- The Washington Times - Friday, March 15, 2002

A Cambridge physicist who became an Anglican priest and popularized the study of the intersection of theology and science was yesterday named recipient of the Templeton Prize, the world's largest cash award to an individual.

The Rev. John Polkinghorne, who has been called the "C.S. Lewis of Christianity and science," was honored in New York. He will receive the $1 million prize in London in April.

"It has been a privilege for me to seek to contribute to that contemporary discussion," he said yesterday.

Of the 32 recipients of the prize, Mr. Polkinghorne is the 12th recognized for work in bridging science and religion.

Founded in 1973 by financier John M. Templeton as the Templeton Prize for Progress in Religion, the title was changed this year to Templeton Prize for Progress Toward Research or Discoveries about Spiritual Realities.

The change suggests a future focus on scientists, researchers and teachers rather than moral heroes or religious founders. Mother Teresa was the first recipient; others included Alexander Solzhenitsyn, the Rev. Billy Graham and Jewish, Muslim, Buddhist and Hindu religious leaders.

The last four recipients have been in science three physicists and one biologist.

A lifelong orthodox Anglican, Mr. Polkinghorne, 71, said yesterday while scientific knowledge is cumulative, the insights of religion have ancient sources that never change.

"I do not need to read the Principia [by Isaac Newton], despite its being one of the great intellectual classics of all time," he said. "I certainly need to read the Bible."

Mr. Polkinghorne said he will use the award to support postdoctoral students in science and religion at Cambridge University, where he began teaching in 1958.

"The subject is growing, and there are some very bright young people working in this area," he said.

During the particle physics revolution of the 1950s, in which the bits of matter smaller than atoms were identified, Mr. Polkinghorne created mathematical models to calculate the trajectory of the fast-moving particles.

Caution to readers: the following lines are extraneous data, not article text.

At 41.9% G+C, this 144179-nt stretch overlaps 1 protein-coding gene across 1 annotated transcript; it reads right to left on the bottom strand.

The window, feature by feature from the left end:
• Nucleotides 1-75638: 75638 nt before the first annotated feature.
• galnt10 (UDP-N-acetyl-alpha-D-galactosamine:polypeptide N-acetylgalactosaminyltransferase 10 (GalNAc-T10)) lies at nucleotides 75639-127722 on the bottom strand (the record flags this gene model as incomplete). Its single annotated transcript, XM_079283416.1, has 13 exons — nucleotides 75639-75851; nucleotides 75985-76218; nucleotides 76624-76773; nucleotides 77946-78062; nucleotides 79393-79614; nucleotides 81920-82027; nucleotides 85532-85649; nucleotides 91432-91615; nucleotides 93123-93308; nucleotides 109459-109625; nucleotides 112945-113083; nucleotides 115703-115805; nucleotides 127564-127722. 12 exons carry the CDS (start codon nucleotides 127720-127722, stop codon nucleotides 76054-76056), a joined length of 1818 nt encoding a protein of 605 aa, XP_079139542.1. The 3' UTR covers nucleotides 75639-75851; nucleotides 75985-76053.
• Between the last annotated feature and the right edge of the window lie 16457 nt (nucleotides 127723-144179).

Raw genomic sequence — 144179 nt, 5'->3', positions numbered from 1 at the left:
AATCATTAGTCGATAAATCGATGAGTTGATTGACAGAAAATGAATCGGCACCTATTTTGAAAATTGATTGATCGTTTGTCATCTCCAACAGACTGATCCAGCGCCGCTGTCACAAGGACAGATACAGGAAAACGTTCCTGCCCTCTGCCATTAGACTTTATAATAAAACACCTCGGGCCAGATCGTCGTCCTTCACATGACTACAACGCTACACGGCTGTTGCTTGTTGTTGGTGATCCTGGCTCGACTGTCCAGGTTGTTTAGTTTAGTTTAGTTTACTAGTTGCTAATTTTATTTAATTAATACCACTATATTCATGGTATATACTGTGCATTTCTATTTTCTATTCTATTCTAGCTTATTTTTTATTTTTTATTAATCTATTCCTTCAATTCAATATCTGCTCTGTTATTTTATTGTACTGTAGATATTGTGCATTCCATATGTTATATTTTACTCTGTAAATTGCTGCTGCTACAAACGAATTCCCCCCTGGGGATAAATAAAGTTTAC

In 1979 he decided to study for the priesthood. Once ordained in 1982, he served a large parish until an illness restricted his activity. He then moved to a smaller parish, where he wrote his first book on science and faith.

Mr. Polkinghorne was invited to return to Cambridge as a dean and finally became president of Queens College. At Cambridge, where he retired in 1996, he popularized the Christianity and science discussion in books, lectures and BBC talks.

"I enjoyed being a physicist, and I considered it to be a Christian vocation," he said in an interview. "I simply felt that after 25 or 30 years, I'd done my bit for physics. Because I have always been a Christian believer, to serve the church as a priest seemed a very worthwhile thing to me, and fortunately to my wife as well."

After more than five years of parish work, he said, the academic appointment at Cambridge "obviously gave me a chance to do more writing."

Mr. Polkinghorne has completed 16 influential books. His latest is "The God of Hope and the End of the World" on theories of how the physical universe will wind down into low-grade energy in tens of billions of years.

Still, "The universe is not pointless because it is the creation of a faithful God who will give it a redeemed life beyond its death," he said. "We don't have to live by the motto, 'Seize the day.' We can live in the light of eternity."


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